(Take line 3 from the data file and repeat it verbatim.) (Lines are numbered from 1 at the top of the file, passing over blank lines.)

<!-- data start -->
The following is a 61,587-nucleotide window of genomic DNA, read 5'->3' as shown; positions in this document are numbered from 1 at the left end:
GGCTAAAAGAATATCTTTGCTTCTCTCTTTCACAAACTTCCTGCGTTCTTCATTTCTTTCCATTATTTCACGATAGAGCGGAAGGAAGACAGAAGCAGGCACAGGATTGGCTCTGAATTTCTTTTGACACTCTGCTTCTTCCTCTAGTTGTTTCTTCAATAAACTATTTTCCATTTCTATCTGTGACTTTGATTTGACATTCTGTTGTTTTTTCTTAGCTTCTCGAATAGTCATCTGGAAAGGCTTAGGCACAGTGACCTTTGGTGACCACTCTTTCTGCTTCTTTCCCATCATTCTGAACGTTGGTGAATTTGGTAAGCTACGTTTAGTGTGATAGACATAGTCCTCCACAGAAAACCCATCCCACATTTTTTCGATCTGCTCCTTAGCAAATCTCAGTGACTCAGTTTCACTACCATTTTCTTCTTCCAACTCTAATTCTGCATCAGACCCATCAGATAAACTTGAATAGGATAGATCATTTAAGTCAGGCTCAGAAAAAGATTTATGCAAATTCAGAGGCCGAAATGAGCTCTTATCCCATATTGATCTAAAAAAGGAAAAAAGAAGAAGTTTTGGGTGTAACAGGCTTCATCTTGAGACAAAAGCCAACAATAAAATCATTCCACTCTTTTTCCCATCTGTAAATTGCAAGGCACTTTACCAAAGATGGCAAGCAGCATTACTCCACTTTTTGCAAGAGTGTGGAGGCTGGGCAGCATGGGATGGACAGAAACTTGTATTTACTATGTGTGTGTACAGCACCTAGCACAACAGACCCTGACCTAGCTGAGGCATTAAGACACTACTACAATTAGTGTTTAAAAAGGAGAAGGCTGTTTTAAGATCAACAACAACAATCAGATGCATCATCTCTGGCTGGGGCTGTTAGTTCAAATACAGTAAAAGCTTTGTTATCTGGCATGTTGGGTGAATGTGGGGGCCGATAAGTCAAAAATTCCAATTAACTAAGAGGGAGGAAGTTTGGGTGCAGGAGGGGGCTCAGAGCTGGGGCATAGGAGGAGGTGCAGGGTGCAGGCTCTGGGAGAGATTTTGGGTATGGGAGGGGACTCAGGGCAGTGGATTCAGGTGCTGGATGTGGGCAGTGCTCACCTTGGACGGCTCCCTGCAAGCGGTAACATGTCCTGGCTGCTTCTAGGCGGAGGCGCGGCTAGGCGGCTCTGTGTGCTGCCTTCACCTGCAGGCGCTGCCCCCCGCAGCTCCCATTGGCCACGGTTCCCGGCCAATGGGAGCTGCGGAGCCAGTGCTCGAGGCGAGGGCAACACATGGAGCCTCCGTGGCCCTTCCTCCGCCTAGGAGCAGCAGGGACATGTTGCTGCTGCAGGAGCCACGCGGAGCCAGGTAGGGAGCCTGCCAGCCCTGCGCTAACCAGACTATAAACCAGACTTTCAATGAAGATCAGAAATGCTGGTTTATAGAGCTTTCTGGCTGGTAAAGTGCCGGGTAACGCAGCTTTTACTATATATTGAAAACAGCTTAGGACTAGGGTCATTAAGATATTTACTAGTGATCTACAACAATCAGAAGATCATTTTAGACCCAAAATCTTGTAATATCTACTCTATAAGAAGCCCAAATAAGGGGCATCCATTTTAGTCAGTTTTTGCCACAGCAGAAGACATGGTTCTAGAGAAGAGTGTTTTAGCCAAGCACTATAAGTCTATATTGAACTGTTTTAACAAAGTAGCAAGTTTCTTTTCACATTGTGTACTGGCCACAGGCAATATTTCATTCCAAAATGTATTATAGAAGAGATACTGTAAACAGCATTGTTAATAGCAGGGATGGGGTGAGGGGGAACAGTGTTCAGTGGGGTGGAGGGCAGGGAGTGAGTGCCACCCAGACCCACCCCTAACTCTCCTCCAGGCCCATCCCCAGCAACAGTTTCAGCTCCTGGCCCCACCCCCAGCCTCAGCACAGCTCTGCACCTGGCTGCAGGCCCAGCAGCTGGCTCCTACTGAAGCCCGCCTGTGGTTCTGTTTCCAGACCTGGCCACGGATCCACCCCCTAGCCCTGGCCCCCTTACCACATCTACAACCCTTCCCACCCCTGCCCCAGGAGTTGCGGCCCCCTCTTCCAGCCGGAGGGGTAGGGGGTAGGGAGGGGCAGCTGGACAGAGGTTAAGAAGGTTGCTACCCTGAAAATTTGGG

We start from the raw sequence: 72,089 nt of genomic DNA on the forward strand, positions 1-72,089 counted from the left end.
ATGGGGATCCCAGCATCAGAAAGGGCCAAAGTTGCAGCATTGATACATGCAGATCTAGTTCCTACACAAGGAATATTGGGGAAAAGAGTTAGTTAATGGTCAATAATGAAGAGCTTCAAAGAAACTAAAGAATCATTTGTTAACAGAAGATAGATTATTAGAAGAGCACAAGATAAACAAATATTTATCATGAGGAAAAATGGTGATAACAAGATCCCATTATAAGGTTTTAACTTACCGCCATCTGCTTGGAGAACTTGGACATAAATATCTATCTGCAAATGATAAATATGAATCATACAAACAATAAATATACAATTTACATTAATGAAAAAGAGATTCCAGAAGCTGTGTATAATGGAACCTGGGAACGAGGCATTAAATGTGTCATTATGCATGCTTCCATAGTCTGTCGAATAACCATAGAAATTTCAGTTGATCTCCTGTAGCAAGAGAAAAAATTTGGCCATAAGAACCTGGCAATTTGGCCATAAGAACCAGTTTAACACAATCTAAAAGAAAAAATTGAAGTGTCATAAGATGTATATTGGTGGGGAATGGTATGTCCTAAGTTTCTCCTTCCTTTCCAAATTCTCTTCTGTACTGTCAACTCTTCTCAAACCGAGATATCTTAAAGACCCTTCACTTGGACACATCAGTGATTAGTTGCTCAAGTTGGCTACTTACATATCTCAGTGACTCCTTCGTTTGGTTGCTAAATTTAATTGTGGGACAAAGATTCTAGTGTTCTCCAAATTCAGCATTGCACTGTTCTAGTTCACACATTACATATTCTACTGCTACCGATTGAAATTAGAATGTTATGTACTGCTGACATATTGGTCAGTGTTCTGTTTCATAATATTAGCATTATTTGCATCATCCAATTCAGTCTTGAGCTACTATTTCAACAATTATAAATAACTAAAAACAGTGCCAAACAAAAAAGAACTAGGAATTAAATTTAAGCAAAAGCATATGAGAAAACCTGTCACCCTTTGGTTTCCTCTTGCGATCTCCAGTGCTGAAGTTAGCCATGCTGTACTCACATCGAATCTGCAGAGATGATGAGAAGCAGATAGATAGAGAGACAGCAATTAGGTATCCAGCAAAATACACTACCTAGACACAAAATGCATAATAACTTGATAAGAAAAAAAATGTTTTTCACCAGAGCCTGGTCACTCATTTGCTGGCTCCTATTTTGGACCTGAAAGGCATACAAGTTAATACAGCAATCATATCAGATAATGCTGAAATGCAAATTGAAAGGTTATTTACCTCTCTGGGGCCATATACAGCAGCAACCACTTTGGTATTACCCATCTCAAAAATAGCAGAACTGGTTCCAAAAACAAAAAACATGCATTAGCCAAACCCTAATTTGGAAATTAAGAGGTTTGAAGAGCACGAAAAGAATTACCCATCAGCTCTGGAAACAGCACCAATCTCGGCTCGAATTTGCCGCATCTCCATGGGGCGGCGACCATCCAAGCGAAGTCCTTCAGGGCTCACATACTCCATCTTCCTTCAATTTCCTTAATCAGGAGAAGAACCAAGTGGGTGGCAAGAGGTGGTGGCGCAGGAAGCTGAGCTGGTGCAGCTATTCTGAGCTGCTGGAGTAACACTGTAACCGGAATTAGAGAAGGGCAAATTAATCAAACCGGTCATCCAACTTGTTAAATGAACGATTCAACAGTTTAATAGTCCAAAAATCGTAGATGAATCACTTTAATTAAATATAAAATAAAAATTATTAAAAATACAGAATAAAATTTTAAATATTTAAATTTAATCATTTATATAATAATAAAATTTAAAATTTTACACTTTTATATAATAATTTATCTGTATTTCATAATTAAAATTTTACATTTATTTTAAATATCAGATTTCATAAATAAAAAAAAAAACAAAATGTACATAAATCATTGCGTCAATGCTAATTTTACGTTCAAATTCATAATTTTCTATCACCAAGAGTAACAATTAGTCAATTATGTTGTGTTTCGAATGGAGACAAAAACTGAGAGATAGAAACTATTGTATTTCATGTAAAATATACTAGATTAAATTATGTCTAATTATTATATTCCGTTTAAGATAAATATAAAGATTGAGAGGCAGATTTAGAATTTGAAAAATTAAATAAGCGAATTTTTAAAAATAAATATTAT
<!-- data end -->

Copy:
We start from the raw sequence: 72,089 nt of genomic DNA on the forward strand, positions 1-72,089 counted from the left end.